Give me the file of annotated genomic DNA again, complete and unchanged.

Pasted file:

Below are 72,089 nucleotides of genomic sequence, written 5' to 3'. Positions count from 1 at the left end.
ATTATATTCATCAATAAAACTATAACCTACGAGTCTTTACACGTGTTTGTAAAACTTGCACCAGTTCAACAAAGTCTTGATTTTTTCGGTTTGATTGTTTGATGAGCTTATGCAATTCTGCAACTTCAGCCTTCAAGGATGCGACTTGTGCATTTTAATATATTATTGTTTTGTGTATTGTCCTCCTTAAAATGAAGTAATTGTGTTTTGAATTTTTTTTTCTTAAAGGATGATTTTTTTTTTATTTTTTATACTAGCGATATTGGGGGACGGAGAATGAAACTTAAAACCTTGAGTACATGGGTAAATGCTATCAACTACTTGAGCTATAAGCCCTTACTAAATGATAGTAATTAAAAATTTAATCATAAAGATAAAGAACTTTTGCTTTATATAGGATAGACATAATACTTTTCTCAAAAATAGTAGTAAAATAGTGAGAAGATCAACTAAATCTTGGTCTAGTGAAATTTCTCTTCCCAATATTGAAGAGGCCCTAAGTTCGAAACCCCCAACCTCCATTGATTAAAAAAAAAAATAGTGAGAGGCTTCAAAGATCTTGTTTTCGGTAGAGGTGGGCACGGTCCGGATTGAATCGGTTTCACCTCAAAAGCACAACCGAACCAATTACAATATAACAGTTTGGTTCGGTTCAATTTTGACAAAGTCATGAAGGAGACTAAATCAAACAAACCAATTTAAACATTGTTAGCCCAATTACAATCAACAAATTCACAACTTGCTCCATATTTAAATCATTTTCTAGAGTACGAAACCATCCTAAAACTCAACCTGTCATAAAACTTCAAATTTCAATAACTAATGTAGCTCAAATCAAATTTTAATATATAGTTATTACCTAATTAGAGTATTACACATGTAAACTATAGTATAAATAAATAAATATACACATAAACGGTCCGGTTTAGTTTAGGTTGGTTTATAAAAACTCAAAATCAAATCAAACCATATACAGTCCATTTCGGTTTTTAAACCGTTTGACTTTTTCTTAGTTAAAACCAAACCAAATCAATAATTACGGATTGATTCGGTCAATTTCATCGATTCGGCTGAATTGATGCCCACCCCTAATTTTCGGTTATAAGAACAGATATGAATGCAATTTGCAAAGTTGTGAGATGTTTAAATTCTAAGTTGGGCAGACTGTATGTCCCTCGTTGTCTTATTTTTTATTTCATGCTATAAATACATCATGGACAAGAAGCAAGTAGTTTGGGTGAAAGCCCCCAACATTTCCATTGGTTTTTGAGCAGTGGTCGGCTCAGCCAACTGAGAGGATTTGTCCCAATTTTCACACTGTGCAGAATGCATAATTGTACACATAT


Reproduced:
Below are 72,089 nucleotides of genomic sequence, written 5' to 3'. Positions count from 1 at the left end.
ATTATATTCATCAATAAAACTATAACCTACGAGTCTTTACACGTGTTTGTAAAACTTGCACCAGTTCAACAAAGTCTTGATTTTTTCGGTTTGATTGTTTGATGAGCTTATGCAATTCTGCAACTTCAGCCTTCAAGGATGCGACTTGTGCATTTTAATATATTATTGTTTTGTGTATTGTCCTCCTTAAAATGAAGTAATTGTGTTTTGAATTTTTTTTTCTTAAAGGATGATTTTTTTTTTATTTTTTATACTAGCGATATTGGGGGACGGAGAATGAAACTTAAAACCTTGAGTACATGGGTAAATGCTATCAACTACTTGAGCTATAAGCCCTTACTAAATGATAGTAATTAAAAATTTAATCATAAAGATAAAGAACTTTTGCTTTATATAGGATAGACATAATACTTTTCTCAAAAATAGTAGTAAAATAGTGAGAAGATCAACTAAATCTTGGTCTAGTGAAATTTCTCTTCCCAATATTGAAGAGGCCCTAAGTTCGAAACCCCCAACCTCCATTGATTAAAAAAAAAAATAGTGAGAGGCTTCAAAGATCTTGTTTTCGGTAGAGGTGGGCACGGTCCGGATTGAATCGGTTTCACCTCAAAAGCACAACCGAACCAATTACAATATAACAGTTTGGTTCGGTTCAATTTTGACAAAGTCATGAAGGAGACTAAATCAAACAAACCAATTTAAACATTGTTAGCCCAATTACAATCAACAAATTCACAACTTGCTCCATATTTAAATCATTTTCTAGAGTACGAAACCATCCTAAAACTCAACCTGTCATAAAACTTCAAATTTCAATAACTAATGTAGCTCAAATCAAATTTTAATATATAGTTATTACCTAATTAGAGTATTACACATGTAAACTATAGTATAAATAAATAAATATACACATAAACGGTCCGGTTTAGTTTAGGTTGGTTTATAAAAACTCAAAATCAAATCAAACCATATACAGTCCATTTCGGTTTTTAAACCGTTTGACTTTTTCTTAGTTAAAACCAAACCAAATCAATAATTACGGATTGATTCGGTCAATTTCATCGATTCGGCTGAATTGATGCCCACCCCTAATTTTCGGTTATAAGAACAGATATGAATGCAATTTGCAAAGTTGTGAGATGTTTAAATTCTAAGTTGGGCAGACTGTATGTCCCTCGTTGTCTTATTTTTTATTTCATGCTATAAATACATCATGGACAAGAAGCAAGTAGTTTGGGTGAAAGCCCCCAACATTTCCATTGGTTTTTGAGCAGTGGTCGGCTCAGCCAACTGAGAGGATTTGTCCCAATTTTCACACTGTGCAGAATGCATAATTGTACACATAT